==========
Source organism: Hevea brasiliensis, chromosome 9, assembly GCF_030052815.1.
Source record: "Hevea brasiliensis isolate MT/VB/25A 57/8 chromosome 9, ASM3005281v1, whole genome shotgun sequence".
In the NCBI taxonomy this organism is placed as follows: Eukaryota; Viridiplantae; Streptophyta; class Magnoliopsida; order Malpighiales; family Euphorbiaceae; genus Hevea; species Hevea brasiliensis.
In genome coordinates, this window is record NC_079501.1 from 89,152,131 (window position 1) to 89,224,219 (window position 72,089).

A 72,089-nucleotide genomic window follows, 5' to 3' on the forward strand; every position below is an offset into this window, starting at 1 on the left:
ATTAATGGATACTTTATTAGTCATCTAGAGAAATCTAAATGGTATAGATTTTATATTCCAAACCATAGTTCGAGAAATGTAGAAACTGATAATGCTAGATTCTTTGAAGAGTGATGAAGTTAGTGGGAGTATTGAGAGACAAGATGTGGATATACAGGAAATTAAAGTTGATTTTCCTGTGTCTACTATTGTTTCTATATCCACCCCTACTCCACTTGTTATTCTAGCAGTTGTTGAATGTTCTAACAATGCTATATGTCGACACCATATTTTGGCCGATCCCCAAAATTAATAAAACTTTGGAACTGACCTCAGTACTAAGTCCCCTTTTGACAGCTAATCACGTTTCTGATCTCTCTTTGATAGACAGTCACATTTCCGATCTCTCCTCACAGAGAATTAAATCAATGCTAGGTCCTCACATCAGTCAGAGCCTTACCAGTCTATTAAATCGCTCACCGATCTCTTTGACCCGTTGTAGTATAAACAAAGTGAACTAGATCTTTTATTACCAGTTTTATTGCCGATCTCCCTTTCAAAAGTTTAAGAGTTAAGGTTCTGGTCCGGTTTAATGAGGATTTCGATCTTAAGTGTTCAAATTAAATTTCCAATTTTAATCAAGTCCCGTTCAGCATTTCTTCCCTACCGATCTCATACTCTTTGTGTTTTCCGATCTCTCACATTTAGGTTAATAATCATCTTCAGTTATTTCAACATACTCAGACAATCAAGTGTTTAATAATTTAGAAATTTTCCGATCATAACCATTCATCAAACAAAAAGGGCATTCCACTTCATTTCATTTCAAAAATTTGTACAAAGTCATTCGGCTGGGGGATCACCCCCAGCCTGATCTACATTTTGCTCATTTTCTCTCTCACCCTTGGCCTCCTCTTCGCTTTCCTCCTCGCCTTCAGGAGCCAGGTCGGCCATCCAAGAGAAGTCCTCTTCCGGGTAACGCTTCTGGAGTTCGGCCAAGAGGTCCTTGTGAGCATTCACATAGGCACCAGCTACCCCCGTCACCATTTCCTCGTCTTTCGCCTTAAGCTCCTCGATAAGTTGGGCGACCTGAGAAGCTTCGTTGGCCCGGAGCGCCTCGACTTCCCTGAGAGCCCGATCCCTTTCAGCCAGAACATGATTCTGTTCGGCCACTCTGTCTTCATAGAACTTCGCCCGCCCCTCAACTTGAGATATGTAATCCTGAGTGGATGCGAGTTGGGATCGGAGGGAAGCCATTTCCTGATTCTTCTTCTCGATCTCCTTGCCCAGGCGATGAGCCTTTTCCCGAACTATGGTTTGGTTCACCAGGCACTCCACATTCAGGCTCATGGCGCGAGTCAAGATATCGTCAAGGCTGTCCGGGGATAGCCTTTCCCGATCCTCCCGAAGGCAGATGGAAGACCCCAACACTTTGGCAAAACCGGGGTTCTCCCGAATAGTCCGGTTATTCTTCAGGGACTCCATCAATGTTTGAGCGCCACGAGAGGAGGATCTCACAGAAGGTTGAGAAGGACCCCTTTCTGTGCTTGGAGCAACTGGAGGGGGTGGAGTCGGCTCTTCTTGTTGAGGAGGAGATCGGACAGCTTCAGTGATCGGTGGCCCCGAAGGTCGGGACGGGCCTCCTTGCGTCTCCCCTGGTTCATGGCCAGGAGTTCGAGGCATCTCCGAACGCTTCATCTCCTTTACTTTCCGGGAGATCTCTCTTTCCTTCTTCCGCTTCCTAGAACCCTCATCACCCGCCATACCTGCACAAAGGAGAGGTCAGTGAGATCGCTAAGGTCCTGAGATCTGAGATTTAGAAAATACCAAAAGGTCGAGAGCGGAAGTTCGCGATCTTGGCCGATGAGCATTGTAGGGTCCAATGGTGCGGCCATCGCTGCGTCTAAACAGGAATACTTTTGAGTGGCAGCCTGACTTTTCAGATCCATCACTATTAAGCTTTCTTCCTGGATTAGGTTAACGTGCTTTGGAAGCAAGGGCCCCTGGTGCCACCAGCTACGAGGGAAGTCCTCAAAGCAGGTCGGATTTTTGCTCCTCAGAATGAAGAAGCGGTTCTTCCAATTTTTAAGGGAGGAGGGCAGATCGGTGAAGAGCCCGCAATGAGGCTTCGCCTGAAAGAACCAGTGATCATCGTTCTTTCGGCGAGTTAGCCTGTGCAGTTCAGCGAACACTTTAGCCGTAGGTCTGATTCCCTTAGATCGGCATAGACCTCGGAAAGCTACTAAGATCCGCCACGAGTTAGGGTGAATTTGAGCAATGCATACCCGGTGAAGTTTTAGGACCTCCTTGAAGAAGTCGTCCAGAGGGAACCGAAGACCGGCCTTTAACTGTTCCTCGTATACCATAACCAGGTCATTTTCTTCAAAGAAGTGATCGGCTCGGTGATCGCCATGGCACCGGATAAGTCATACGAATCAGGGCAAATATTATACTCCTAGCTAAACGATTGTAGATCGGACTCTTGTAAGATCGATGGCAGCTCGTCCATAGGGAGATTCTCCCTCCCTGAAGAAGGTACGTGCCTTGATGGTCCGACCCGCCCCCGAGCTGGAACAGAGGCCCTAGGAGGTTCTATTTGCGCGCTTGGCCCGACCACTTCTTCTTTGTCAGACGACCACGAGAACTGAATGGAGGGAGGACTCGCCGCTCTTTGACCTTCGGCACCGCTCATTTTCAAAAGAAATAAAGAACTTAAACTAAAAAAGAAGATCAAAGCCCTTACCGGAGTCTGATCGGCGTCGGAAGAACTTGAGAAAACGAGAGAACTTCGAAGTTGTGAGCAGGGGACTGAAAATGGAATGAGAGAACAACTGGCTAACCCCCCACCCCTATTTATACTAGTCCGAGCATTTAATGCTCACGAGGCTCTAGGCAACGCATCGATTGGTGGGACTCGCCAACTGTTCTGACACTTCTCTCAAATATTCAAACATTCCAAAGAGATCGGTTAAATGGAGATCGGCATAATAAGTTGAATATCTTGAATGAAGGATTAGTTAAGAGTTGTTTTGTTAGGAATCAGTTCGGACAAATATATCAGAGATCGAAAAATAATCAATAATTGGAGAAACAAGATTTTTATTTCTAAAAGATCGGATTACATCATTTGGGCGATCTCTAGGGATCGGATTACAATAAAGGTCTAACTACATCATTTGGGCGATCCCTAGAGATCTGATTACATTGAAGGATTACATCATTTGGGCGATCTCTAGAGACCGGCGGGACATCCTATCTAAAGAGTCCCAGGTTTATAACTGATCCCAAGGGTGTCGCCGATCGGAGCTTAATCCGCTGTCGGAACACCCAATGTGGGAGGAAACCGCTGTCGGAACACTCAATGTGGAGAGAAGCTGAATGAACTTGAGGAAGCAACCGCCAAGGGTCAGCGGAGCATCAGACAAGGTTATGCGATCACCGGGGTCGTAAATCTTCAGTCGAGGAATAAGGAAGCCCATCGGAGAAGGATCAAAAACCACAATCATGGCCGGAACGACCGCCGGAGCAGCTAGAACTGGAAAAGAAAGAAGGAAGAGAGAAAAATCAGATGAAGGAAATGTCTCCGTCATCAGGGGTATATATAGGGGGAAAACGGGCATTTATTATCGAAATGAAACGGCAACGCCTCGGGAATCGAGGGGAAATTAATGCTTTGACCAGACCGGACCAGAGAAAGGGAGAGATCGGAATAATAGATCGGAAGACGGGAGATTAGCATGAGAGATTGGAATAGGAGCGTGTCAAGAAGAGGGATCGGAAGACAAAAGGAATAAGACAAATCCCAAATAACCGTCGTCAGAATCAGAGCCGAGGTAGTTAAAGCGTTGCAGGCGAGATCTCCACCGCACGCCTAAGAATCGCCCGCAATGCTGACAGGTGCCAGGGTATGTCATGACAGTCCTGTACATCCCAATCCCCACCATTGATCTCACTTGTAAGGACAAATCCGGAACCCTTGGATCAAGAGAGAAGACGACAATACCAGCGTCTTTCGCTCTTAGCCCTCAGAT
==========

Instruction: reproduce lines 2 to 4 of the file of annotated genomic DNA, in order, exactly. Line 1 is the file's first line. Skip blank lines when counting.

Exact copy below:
Source record: "Hevea brasiliensis isolate MT/VB/25A 57/8 chromosome 9, ASM3005281v1, whole genome shotgun sequence".
In the NCBI taxonomy this organism is placed as follows: Eukaryota; Viridiplantae; Streptophyta; class Magnoliopsida; order Malpighiales; family Euphorbiaceae; genus Hevea; species Hevea brasiliensis.
In genome coordinates, this window is record NC_079501.1 from 89,152,131 (window position 1) to 89,224,219 (window position 72,089).